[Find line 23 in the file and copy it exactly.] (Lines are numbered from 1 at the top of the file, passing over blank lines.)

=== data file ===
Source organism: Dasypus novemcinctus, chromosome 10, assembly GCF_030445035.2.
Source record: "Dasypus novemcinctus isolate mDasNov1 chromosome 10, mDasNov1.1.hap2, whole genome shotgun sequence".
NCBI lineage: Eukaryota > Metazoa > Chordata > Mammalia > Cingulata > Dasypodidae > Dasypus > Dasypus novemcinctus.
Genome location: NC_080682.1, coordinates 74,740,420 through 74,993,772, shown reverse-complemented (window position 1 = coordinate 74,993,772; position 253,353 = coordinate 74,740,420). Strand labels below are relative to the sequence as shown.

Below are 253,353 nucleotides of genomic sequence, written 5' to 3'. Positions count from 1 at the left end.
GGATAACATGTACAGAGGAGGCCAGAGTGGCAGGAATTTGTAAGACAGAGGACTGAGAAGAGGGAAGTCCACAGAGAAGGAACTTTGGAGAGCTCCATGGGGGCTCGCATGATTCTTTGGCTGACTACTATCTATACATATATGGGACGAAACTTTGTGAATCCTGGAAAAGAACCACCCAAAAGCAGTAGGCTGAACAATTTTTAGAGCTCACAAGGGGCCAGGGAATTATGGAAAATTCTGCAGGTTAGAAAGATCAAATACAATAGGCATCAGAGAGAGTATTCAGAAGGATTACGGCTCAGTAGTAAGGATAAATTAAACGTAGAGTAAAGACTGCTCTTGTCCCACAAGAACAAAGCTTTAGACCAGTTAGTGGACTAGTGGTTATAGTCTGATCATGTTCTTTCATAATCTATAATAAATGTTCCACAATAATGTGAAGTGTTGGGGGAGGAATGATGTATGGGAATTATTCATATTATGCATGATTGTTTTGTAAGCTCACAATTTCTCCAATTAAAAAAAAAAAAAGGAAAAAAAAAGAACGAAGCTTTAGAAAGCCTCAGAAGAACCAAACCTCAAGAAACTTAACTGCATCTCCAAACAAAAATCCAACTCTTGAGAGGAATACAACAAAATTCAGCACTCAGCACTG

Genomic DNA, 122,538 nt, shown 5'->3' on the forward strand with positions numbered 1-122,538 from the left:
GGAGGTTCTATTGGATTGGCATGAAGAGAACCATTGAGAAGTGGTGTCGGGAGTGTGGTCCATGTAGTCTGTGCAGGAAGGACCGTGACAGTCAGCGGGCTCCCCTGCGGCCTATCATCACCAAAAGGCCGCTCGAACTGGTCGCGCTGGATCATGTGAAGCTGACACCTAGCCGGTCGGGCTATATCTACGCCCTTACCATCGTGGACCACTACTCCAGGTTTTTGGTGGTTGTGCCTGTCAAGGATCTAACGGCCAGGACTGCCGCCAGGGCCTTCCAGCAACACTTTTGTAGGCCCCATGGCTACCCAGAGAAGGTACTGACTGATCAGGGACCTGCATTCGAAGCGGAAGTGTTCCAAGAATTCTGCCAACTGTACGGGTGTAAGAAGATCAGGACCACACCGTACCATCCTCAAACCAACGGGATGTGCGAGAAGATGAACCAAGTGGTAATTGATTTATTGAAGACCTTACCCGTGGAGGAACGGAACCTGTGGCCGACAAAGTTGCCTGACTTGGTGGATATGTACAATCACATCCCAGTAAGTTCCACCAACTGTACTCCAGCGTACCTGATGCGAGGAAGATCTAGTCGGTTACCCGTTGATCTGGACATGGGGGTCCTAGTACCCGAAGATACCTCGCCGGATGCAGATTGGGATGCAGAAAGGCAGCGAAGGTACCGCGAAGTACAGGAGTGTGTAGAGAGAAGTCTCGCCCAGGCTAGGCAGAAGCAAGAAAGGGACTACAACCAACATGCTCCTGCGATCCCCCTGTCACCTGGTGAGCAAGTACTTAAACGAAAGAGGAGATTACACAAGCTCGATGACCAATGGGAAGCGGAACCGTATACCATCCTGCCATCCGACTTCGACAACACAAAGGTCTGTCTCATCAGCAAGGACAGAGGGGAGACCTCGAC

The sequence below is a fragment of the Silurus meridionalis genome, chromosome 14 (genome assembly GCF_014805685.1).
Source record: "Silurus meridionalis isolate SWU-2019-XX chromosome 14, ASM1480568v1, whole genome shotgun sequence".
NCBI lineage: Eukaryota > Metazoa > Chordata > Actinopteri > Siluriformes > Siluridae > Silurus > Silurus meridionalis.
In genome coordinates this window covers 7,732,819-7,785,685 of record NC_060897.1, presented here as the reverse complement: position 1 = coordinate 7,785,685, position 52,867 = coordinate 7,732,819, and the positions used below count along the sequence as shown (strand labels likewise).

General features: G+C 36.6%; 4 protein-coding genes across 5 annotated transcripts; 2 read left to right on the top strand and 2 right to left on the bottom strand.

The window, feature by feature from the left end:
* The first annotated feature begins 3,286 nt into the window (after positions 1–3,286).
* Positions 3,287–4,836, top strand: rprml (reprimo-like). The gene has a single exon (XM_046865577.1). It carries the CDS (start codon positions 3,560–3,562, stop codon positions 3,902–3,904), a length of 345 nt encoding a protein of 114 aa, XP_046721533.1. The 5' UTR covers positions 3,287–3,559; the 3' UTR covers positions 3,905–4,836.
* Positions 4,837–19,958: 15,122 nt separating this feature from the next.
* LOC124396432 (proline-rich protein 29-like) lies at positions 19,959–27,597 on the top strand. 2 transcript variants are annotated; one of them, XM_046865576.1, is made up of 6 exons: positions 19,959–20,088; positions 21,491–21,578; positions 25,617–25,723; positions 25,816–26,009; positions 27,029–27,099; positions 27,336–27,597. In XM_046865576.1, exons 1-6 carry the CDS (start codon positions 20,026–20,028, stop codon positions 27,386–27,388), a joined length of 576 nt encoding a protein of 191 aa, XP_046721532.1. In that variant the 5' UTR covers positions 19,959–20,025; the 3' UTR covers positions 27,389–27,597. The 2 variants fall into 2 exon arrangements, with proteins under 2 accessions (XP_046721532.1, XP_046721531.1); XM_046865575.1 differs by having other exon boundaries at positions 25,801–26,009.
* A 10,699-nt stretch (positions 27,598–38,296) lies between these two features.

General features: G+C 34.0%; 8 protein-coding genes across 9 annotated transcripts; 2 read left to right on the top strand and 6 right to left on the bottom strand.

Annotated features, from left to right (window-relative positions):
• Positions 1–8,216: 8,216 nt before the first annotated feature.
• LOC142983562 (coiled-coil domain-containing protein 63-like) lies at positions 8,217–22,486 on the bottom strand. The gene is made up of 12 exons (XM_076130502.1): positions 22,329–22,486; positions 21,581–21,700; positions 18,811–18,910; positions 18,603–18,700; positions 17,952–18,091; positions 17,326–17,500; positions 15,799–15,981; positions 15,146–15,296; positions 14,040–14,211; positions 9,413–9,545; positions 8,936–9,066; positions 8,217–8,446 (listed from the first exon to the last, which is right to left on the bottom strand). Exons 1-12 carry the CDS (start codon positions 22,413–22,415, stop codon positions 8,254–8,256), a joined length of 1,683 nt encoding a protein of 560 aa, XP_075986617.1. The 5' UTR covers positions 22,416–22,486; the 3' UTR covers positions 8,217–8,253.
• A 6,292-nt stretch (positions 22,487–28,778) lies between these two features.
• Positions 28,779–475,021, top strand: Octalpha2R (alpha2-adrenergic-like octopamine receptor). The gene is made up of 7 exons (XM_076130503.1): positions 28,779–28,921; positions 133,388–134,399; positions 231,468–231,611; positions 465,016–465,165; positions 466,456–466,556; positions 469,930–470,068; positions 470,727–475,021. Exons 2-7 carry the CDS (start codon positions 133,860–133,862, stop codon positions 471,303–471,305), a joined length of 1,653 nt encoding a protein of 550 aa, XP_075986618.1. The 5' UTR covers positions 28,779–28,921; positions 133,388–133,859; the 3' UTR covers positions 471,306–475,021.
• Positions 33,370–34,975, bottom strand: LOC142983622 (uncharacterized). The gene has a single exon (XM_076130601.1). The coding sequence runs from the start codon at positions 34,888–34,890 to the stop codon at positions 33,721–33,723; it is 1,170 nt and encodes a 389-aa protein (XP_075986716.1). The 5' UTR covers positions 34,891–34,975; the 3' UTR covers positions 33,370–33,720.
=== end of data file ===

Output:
• LOC142983562 (coiled-coil domain-containing protein 63-like) lies at positions 8,217–22,486 on the bottom strand. The gene is made up of 12 exons (XM_076130502.1): positions 22,329–22,486; positions 21,581–21,700; positions 18,811–18,910; positions 18,603–18,700; positions 17,952–18,091; positions 17,326–17,500; positions 15,799–15,981; positions 15,146–15,296; positions 14,040–14,211; positions 9,413–9,545; positions 8,936–9,066; positions 8,217–8,446 (listed from the first exon to the last, which is right to left on the bottom strand). Exons 1-12 carry the CDS (start codon positions 22,413–22,415, stop codon positions 8,254–8,256), a joined length of 1,683 nt encoding a protein of 560 aa, XP_075986617.1. The 5' UTR covers positions 22,416–22,486; the 3' UTR covers positions 8,217–8,253.